The Problems

Drain on Our Communities

  • High-cost payday and auto title loans shrink paychecks and drain public and private dollars meant for basic needs. The demand for assistance from borrowers in financial hardship due to payday and auto title debt is taxing local social services providers.
  • Inflated fees on payday and auto title loans undermine local economies—this is money not spent in the community on goods and services. Bankruptcies, loss of bank accounts, and delinquencies in paying bills further contribute to a drain on the local economy.
  • For every Texan employed by payday and auto title businesses, many more families are struggling, caught in a cycle of debt. The high recurring fees and faulty loan structure create increased financial hardship for Texas families. A concentration of payday and auto title businesses in lower-income communities discourages other types of economic development. 31 cities, including Dallas, Austin, San Antonio, Amarillo, and Midland have passed ordinances to address the cycle of debt.  16 cities have passed zoning ordinances to limit the clustering of these storefronts in city neighborhoods.


Cycle of Debt

Payday and auto title loans help in the short-term, but create a long-term debt trap.

Screen Shot 2013-01-22 at 7.27.38 PM

  • Refinances made up 61% of all single payment loan transactions in 2014 
  • After 5 loan rollovers, a borrower has paid $690 in fees and still owes the entire $500 loan.
  • This high-cost debt cycle often drives borrowers to social service agencies to meet basic needs.
  • In 2014, Texas auto title businesses repossessed 847 cars every week.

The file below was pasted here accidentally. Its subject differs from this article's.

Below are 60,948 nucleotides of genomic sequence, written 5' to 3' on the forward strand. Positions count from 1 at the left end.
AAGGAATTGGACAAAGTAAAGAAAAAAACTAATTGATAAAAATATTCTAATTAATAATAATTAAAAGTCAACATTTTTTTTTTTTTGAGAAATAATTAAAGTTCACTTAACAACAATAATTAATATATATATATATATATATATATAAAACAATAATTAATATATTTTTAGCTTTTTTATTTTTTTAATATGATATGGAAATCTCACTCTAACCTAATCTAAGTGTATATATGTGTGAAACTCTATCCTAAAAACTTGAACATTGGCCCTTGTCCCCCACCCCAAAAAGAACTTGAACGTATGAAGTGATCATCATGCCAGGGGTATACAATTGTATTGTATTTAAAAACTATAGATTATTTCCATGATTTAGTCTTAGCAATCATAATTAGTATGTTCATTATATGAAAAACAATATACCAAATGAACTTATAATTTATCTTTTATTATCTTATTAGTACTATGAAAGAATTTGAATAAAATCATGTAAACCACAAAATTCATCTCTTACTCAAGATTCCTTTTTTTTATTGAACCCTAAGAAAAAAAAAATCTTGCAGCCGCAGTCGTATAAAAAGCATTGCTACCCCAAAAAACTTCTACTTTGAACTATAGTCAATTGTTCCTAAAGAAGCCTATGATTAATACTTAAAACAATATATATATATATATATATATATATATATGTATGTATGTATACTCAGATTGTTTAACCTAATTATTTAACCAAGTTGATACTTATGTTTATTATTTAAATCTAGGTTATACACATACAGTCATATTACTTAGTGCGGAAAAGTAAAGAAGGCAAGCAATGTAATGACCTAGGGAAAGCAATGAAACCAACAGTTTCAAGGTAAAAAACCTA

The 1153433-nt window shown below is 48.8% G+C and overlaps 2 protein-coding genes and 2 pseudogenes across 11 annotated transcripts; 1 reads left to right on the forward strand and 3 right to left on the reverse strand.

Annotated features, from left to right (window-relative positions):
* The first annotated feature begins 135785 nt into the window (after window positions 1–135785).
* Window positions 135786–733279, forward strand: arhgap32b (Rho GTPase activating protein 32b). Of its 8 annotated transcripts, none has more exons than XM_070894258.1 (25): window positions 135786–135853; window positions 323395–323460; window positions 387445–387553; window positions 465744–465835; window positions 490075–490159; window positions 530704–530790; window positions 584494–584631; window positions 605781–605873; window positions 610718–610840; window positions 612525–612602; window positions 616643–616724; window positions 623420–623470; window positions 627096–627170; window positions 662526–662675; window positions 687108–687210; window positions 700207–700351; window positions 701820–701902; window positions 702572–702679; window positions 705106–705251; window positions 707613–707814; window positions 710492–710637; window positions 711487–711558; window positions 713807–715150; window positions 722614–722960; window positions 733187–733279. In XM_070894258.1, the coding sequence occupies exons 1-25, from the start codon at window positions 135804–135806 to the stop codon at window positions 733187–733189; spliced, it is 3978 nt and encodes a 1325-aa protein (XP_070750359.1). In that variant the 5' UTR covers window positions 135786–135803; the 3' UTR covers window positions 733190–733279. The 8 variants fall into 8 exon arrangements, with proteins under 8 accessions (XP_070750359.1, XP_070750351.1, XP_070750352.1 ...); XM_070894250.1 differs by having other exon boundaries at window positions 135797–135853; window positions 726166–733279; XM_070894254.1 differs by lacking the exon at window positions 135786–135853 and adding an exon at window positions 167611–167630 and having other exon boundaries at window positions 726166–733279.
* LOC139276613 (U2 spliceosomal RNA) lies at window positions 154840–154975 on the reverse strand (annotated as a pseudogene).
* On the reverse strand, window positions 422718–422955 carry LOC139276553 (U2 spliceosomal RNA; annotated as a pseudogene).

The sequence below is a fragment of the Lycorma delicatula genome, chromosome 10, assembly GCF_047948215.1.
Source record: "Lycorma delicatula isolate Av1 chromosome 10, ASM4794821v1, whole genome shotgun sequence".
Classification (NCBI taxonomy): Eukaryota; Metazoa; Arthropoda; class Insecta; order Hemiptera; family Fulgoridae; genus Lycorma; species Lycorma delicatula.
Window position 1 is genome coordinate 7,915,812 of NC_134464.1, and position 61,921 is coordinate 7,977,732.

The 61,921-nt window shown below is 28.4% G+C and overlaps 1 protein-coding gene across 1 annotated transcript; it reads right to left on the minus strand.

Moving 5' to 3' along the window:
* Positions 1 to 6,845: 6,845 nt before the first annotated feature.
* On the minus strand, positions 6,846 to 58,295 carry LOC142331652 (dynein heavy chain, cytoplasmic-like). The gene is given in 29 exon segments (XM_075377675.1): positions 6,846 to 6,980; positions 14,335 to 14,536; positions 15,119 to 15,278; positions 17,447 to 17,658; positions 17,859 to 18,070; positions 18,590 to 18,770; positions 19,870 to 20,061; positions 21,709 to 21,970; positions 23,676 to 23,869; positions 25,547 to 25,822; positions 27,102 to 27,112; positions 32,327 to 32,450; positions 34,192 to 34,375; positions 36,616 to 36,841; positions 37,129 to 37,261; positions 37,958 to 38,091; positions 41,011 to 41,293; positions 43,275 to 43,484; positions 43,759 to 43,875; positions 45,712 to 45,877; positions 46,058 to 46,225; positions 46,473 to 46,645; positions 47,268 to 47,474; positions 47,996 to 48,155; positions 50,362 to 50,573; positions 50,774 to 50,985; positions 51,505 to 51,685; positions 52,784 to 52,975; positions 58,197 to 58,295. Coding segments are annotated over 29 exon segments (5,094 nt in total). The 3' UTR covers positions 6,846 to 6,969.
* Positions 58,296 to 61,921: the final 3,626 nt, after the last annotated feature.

What about installment loans?

Installment loans in Texas have traditionally been governed by Chapter 342 of the Texas Finance Code, which includes rates designed for subprime borrowers and provisions to accommodate auto title lending. For example, a $1,000 six-month loan costs 80-90% APR (annual percentage rate). [1] These loans include rate and fee caps as well as requirements to assess the borrowers ability to repay among other protections, yet with over 3,000 Texas locations (as of December 2015) these models are still very profitable to lenders (locations with an active license as of June 2014).

To avoid Chapter 342’s limits on rates and fees, payday and auto title businesses have created new installment products that get around the limits through a legal scheme enabling unlimited fee charges.[2] The result is installment loan products with APRs of 500% and higher.

Screen Shot 2013-01-22 at 9.34.17 PM
  • In this example, based on actual market products, an installment payday loan is more than seven times the cost of a traditional subprime installment loan under 342 F.
  • Borrowers often pay even more in fees—in 2014, borrowers who refinanced a payday installment loan could end up paying over $3,000 to repay a $500 loan.


[1] This rate structure is based on the rate structure in Chapter 342 Subchapter F of the Texas Finance Code (342 F) using a $20 origination fee.
[2] Instead of operating as consumer lenders, payday and auto title businesses, including those offering installment loans, operate as Credits Services Organizations, charging unlimited fees to arrange and guarantee consumer loans.


Auto title lending risks repossession of a major family asset

44,052 Texas families lost a car to an auto title business in 2014 alone. 40% of all auto title borrowers in every quarter cannot pay the loan back and must pay repeated high refinance fees.

  • Auto title loans are typically single payment loans secured by title to the family vehicle owned free and clear.
  • These loans are illegal in half of the states because of the excessive interest and fee charges.
  • In Texas, these loans average fee charges of 21% of the advance amount every 30 days. The average loan fee on a one-month $4,000 auto title loan in Texas is around $840.
  • Failure to repay an auto title loan can result in repossession. Losing a vehicle severely hampers borrowers’ ability to remain employed.
  • Auto title loans are typically given without any regard for the borrower’s ability to repay the loan. Lenders are protected should the borrower default because the loan is secured by a car title.